What motivates you to pick up an unknown book?

    Snappy or intriguing title? Or were you attracted by the cover image? Did it call to you to investigate further and check out the back cover blurb?

    Cover design is the magnet that draws the eye and piques curiosity. It can draw attention even from the other side of a bookstore. Even from a distance, when you can’t yet read the author’s name or the book’s title.

    And that’s why your book cover design matters.

    Of course, book covers accomplish other things too. They indicate genre, age group, connect to existing trends, even hint at the story’s atmosphere (creepy, suspenseful, erotic).

    Cover art speaks to emotions – and this is important in marketing. There are genres where speaking to emotions is particularly important – romance being the primary example. But you might be in the mood for something suspenseful or creepy. Horror and thriller covers also speak to a potential reader’s emotions.

    The style of the cover might connect to a particular subgenre or resemble the cover art on a more famous book. This is a way for publishers to indicate fast that if you like those other books in this category, you’ll probably like this one too.

    With so many books to choose from, a design department has to come up with ways to make it easy for the right readers to find their book. The cover art offers visual clues. The book’s title might also offer clues.

    Your book needs to stand out from the crowd. In a saturated market – and this is particularly true on Amazon – you need people to see that your book exists. And that it looks professional, intriguing, exciting.

    If the cover is plain and offers no hints about the genre, someone browsing on Amazon is likely to ignore it.

    Book buyers are accustomed to helpful cover design – covers that act as filters for what they do and don’t like.

    The cover design should attract the right readers. It should never trick people into thinking the book is something it isn’t. For example, you wouldn’t put a historical couple embracing on the cover of a modern horror novel. If a reader buys the book on the basis of the cover alone, they are going to feel cheated.

    Also, if the cover art and design are subpar, it will be difficult to stand out from the crowd. Furthermore, if the design is poor, potential readers will likely draw conclusions about the overall quality of the book, including the story, characterisation, formatting, etc.

    A good cover shows the writer has taken a professional approach to their work. But it also allows the writer to better compete with traditionally published authors. If your book looks like a traditionally published book, it’s more likely to draw readers.

    As well as using high-quality cover art, you should ensure your covers look good as thumbnails because this is how they will appear on sites like Amazon. Equally, you need to make sure your fonts match your genre and cover design, and that the text is clear and readable both at full size and in thumbnail.

    Most people cannot produce great cover art or choose the right fonts for their own books.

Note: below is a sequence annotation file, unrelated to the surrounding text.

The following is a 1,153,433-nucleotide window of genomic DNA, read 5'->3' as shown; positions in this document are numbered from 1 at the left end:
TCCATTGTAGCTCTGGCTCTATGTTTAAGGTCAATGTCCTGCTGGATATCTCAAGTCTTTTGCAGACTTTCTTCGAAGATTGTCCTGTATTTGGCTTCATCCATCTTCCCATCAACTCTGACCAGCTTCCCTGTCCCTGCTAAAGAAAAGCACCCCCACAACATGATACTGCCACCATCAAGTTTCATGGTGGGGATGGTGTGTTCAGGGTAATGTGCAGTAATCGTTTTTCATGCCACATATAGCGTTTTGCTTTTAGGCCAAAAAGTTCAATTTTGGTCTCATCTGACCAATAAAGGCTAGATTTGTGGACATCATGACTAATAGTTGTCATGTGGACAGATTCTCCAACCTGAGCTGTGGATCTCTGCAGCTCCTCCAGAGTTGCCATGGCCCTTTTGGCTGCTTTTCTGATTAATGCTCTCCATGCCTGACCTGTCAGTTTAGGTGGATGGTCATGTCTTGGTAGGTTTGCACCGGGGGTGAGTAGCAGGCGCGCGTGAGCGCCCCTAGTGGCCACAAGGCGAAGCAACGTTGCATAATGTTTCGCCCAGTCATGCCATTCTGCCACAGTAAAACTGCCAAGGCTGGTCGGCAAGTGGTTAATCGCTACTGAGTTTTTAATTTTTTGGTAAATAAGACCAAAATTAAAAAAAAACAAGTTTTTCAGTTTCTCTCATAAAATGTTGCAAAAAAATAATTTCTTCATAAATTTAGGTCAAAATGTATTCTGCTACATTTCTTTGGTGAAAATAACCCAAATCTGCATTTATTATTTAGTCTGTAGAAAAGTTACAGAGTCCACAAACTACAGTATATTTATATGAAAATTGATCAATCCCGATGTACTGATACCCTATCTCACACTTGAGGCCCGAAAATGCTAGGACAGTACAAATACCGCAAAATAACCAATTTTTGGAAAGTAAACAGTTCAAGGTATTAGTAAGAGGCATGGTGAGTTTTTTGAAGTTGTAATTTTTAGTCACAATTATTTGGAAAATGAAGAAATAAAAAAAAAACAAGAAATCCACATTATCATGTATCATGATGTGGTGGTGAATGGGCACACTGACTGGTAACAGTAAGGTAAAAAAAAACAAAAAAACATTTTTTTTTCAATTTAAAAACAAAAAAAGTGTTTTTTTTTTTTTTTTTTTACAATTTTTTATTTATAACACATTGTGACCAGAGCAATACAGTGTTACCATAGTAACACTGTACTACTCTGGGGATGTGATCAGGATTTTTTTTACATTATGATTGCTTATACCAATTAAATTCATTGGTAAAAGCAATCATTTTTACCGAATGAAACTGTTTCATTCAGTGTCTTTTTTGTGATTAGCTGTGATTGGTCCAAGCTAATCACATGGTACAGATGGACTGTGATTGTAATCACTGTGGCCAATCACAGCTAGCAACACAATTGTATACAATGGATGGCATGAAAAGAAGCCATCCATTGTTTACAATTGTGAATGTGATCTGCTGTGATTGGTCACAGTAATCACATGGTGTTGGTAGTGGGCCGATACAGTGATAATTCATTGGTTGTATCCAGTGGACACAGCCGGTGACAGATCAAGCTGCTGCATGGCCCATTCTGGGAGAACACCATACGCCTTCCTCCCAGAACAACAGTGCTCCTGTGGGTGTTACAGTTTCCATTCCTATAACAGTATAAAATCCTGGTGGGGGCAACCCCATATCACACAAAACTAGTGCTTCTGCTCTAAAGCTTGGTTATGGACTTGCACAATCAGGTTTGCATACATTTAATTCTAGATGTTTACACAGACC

Even people with design skills can do a bad job because cover art and what works for the market are not their specialties.

    Also, cover art should be chosen on the basis of what appeals to readers rather than what a writer might want. This might seem annoying, but if you want to attract sales, you have to put yourself in the place of readers.

    It’s worth doing quite a lot of research on your genre, particularly in relation to the newest styles and what the traditional publishing industry is producing. Design departments in publishing houses have experts who know what they’re doing. If they’re following a particular trend, you can jump on board.

    Indie authors who want high-quality book covers have a number of options. You can hire designers for bespoke covers, or you can visit a site that is selling premade cover art. In the case of the latter, the fonts are already in place. You just need to change the title, author name, etc.

    Some premade cover art sells for hundreds of dollars, but there are decent covers for well under $100. If you only want an ebook cover, the price is lower. If you want a back cover for a print edition, you’ll have to pay more.

    Likewise, if you want to add in banner advertising, and ads for specific social media sites, that pushes the price up further. However, a streamlined set of marketing images to use on multiple platforms is a great professional look that will help you stand out from the crowd.

    Sites providing premade covers

    Please note – I have not tried any of these services, so I cannot recommend them. They are just examples of the kinds of sites out there.

    Premade Ebook Covers

    Book Cover Zone

    Probook Premade Covers

    The Book Cover Designer

    The Artful Cover

    Self Pub Book Covers

    Kingwood Creations

    Other IndieCat blogs you might like

    How to order the stories in a collection

    Wasting your money on a copyedit or proofread?

    Don’t make this mistake on your author website

    So indie authors aren’t real authors?

    When dialogue ruins your scenes

    Boost your writing with the Pomodoro Technique